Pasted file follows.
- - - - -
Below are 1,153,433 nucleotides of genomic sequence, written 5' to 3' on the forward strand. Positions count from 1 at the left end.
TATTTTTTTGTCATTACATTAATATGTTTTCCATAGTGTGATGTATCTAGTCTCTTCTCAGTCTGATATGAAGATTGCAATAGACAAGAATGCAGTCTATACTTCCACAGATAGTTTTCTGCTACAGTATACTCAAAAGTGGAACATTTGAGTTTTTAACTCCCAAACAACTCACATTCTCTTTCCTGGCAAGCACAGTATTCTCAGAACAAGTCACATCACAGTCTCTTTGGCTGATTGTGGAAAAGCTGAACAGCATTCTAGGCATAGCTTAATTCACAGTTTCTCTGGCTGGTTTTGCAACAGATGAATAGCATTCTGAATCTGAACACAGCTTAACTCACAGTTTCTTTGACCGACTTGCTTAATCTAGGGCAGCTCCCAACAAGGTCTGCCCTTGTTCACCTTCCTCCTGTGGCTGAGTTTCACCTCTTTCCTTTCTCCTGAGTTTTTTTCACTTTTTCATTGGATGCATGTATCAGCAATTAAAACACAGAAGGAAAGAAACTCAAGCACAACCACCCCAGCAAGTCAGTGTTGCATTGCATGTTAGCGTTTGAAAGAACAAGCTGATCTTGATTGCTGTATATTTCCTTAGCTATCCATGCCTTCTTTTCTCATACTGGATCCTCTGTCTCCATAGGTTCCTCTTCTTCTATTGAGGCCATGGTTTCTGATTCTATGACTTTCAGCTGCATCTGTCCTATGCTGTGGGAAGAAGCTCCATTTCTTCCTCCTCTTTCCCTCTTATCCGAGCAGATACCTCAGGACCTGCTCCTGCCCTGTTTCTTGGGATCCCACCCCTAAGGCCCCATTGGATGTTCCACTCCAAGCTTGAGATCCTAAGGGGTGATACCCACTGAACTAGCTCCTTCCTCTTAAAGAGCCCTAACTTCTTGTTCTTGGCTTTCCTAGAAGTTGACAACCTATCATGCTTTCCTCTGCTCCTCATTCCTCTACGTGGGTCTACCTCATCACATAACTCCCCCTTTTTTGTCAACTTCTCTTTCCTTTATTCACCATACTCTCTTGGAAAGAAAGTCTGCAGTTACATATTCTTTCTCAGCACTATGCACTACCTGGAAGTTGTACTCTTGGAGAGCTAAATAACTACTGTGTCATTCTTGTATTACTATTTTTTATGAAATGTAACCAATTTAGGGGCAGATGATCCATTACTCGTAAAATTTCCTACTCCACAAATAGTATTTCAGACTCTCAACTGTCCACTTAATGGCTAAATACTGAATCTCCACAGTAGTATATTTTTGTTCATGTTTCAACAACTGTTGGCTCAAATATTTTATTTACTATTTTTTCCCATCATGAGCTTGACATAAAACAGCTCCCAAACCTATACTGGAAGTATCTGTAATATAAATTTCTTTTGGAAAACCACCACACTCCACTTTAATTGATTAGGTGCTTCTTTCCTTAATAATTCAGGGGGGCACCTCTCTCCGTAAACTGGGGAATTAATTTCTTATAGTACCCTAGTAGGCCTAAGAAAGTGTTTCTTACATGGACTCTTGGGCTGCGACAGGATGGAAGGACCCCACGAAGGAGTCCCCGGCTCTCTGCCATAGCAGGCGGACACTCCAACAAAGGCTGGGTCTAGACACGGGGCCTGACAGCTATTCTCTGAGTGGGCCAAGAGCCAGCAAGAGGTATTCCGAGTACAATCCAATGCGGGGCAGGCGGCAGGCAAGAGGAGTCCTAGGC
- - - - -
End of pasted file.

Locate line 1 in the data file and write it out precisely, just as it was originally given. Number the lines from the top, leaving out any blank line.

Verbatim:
Below are 1,153,433 nucleotides of genomic sequence, written 5' to 3' on the forward strand. Positions count from 1 at the left end.